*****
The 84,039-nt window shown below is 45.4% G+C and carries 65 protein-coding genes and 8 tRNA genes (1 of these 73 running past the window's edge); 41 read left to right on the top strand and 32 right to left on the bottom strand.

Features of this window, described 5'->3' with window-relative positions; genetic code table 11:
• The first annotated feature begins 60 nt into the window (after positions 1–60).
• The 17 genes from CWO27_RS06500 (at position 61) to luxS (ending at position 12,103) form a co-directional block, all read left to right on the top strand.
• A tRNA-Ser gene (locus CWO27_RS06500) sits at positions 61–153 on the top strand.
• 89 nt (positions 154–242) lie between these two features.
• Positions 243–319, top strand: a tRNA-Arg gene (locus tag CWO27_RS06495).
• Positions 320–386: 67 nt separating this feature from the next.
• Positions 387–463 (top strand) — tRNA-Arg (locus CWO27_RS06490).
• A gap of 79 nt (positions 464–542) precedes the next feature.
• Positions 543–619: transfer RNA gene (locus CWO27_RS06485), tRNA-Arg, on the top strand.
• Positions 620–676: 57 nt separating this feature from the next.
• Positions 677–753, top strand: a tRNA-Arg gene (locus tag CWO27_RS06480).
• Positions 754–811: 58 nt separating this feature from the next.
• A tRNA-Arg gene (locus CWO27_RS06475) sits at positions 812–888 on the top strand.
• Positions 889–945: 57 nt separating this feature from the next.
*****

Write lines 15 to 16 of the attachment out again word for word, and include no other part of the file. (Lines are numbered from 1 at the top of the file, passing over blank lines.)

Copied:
• A tRNA-Arg gene (locus CWO27_RS06475) sits at positions 812–888 on the top strand.
• Positions 889–945: 57 nt separating this feature from the next.